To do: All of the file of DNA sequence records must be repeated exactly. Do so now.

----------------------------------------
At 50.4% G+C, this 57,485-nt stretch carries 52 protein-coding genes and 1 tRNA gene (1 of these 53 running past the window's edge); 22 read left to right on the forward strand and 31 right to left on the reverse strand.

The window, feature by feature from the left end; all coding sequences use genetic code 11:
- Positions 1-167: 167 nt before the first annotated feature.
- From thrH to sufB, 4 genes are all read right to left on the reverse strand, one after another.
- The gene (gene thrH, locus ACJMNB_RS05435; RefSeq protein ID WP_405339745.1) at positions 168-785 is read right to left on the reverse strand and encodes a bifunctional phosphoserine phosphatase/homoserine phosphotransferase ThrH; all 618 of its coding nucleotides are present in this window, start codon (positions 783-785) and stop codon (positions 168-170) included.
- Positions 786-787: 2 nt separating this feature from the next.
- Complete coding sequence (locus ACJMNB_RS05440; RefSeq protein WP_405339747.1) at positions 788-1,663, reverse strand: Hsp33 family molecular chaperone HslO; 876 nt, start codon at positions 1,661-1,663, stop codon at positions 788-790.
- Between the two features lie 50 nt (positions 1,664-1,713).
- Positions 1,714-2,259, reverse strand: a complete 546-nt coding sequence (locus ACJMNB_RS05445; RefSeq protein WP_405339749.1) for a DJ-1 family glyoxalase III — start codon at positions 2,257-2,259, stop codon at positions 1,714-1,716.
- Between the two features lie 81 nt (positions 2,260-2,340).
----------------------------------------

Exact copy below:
At 50.4% G+C, this 57,485-nt stretch carries 52 protein-coding genes and 1 tRNA gene (1 of these 53 running past the window's edge); 22 read left to right on the forward strand and 31 right to left on the reverse strand.

The window, feature by feature from the left end; all coding sequences use genetic code 11:
- Positions 1-167: 167 nt before the first annotated feature.
- From thrH to sufB, 4 genes are all read right to left on the reverse strand, one after another.
- The gene (gene thrH, locus ACJMNB_RS05435; RefSeq protein ID WP_405339745.1) at positions 168-785 is read right to left on the reverse strand and encodes a bifunctional phosphoserine phosphatase/homoserine phosphotransferase ThrH; all 618 of its coding nucleotides are present in this window, start codon (positions 783-785) and stop codon (positions 168-170) included.
- Positions 786-787: 2 nt separating this feature from the next.
- Complete coding sequence (locus ACJMNB_RS05440; RefSeq protein WP_405339747.1) at positions 788-1,663, reverse strand: Hsp33 family molecular chaperone HslO; 876 nt, start codon at positions 1,661-1,663, stop codon at positions 788-790.
- Between the two features lie 50 nt (positions 1,664-1,713).
- Positions 1,714-2,259, reverse strand: a complete 546-nt coding sequence (locus ACJMNB_RS05445; RefSeq protein WP_405339749.1) for a DJ-1 family glyoxalase III — start codon at positions 2,257-2,259, stop codon at positions 1,714-1,716.
- Between the two features lie 81 nt (positions 2,260-2,340).